The list of extra questions  builds and goes on and on. You don’t have to answer all of them, but building up the picture gives you avenues to explore and ideas from which to build on. From this method we created various guilds, factions and gangs to fulfill the niches we felt needed filling, whilst making them important to the citizens of the Godless Realm.

Formatting

This should be your final step in any written project!

Formatting is where many of the issues can arise. What program do you use to help format your documents into something legible and professional looking? How professional do you want it to look? Where do you need to add spot-filler art or page breakers?

creator consortium master page affinity development blog RPG roleplaying game DnD Fantasy Godless Realm DriveThruRPG

We purchased some stock art from DriveThruRPG (it’s usually a few dollars / GBP for some sets) and grabbed a copy of Affinity Publisher – this was the most expensive part of the project so far, as Affinity costs £48 – but it’s a one-off payment… no subscription (looking at you, Microsoft!).

You can get free versions of publisher style programs such as Scribus, but I found them to be old and stuffy and not as user friendly or efficient with my computers CPU. Affinity also do video tutorials, which I found very easy to follow. That’s my endorsement for the week!

creator consortium master page affinity development blog RPG roleplaying game DnD Fantasy Godless Realm

With Affinity and some simple stock art I was able to start producing master pages and spreads which look reasonably professional quickly – less than an hour in fact.

I’ll say it again: At this stage, you need to have all of your project text finalised, with no changes, edits or additions or subtractions from the main body of text – because doing so once it is formatted is just undoing a lot of the work you’ve already done, i.e, wasting your own time!

That’s it for today – I hope this insight has been a little helpful or inspiring. The key conclusion I think is that if you think it’s impossible, it will be. Set yourself little goals and read around the subject and you’ll start to formulate your own patterns of working.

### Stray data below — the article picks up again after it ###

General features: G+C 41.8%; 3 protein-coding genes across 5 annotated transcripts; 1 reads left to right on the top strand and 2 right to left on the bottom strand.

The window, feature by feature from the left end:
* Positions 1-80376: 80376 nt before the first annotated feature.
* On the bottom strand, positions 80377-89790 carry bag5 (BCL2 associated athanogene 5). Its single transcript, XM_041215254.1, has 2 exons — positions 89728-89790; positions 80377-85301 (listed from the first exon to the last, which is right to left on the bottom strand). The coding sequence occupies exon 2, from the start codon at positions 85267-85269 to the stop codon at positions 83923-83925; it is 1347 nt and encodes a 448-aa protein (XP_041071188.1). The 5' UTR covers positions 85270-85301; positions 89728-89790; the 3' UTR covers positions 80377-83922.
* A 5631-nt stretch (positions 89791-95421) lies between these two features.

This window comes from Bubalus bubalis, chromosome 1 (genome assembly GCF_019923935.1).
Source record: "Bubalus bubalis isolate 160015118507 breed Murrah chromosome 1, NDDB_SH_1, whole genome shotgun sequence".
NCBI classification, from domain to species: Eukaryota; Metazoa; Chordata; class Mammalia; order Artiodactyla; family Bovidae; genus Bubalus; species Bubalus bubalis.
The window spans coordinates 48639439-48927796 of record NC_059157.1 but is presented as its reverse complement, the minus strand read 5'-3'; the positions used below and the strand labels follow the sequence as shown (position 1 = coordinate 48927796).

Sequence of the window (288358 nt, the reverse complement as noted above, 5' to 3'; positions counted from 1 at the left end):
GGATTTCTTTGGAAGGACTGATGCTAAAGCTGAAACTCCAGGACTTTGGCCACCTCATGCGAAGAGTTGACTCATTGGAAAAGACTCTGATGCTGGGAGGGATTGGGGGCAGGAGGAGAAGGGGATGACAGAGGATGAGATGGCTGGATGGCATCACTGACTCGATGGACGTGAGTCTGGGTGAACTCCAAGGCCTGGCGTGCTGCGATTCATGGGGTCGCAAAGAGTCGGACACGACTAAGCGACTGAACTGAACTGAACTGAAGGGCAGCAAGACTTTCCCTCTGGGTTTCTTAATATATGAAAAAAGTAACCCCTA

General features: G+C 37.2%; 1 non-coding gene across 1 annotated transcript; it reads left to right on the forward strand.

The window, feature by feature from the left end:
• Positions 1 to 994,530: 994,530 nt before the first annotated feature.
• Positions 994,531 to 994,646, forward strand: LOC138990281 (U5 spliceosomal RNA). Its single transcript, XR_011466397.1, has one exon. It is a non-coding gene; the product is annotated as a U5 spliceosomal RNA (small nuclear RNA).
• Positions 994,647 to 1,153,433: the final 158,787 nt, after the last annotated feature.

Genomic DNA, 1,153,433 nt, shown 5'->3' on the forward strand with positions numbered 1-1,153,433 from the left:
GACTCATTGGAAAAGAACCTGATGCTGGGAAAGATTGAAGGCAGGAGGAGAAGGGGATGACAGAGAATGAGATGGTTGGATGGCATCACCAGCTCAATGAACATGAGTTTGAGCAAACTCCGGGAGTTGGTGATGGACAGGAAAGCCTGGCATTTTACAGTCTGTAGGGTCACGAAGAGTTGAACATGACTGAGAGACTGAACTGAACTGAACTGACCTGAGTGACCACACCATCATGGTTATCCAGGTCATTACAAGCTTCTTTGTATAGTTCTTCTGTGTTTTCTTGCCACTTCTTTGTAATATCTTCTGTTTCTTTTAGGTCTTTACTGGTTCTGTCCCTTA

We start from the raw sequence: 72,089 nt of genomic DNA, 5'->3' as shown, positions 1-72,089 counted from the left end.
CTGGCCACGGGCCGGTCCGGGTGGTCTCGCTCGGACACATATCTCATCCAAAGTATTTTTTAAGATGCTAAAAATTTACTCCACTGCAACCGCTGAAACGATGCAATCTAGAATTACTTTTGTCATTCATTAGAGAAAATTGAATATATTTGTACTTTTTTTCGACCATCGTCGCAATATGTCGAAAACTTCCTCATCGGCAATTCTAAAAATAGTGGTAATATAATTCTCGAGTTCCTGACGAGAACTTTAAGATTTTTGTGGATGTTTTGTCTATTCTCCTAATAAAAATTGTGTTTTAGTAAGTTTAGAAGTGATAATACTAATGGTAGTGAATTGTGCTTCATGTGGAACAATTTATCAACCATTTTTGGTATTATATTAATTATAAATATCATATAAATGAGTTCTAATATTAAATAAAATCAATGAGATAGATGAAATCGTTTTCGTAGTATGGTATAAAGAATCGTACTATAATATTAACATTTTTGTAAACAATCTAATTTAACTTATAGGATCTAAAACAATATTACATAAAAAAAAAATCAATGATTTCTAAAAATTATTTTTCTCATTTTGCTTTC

If you have any questions, leave a comment below or contact me on Twitter (@FerrisWrites) or Like our Facebook page!

Here’s a little free “bare bones” RPG adventure, feel free to try it out and let us know what you think… constructively…

Bare Bones Adventure 1

Ferris, CC

Credit: Some artwork copyright William McAusland, used with permission.

NaNoWriMo Prep: Worldbuilding For Fun And Profit!

You sit there, with your word document open, staring at you, judging you, as the ideas coil and constrict your creativity like a vice. If only you could just begin. If only you could just form those first few sentences then the rest would flow and your one hundred and twenty thousand word magnum opus would be finished in months and the publishers would be beating your door down.

Or maybe you’ve started a thousand stories but they’ve all fizzled out after a thousand words and your frustration, nay exhaustion, knows no bounds.

Well I’m here to make the case for worldbuilding as a way to not just propel your writing to greater things, but to add a sense of achievement to what you do. Remember, as long as you are putting pen to paper, or bit to chip, you’re writing.

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There are many people who say you shouldn’t get stuck into the cycle of worldbuilding. Just as writers will tell you that you shouldn’t take so many notes or continuously do research as a form of procrastination, and it’s true that you will get nowhere if you don’t put real work into the craft of writing. It is also true, however, that the only way to become a success in writing (whatever that means) is to be true to your own uniqueness and allow others to see it; to buy into what sets you apart. I believe that worldbuilding is a cathartic and interesting way to find this in yourself.

After that long and rambling justification, we finally get to the salient point: what exactly is worldbuilding? I for one see it as the process of contextualising the infinite, grounding the ineffable and all in all building scaffolding around the characters, places and worlds that you will write about.

Where to start? Well, like everything else, it depends. You need to know your story first, even if it’s only in the planning stages. Know all the little quirks and concepts you want before launching in. As an example, let’s use the world I’ve been working on recently – Furlands (working title). The concept is that this is an entirely mundane middle-ages setting with an European flavour, with all that it entails: castles, swords, chivalry and a sense of gritty adventure.

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What sets it apart is that all the characters are rodents, or creatures of that ilk, think Redwall meets game of thrones. It sounds reductive but the whole world stemmed From this idea  and honestly half the work is done for you; the rest is maps, names and intertwining little events that give that context and flavour to the background of your stories, be they a swashbuckling adventure on airships or a tale of tomb-robbing alien god-kin.

I’ll no doubt get more into worldbuilding in a future article, but I believe it’s a good place to start as we begin the run up to NaNoWriMo.

Take care and keep writing!

J.A.Steadman.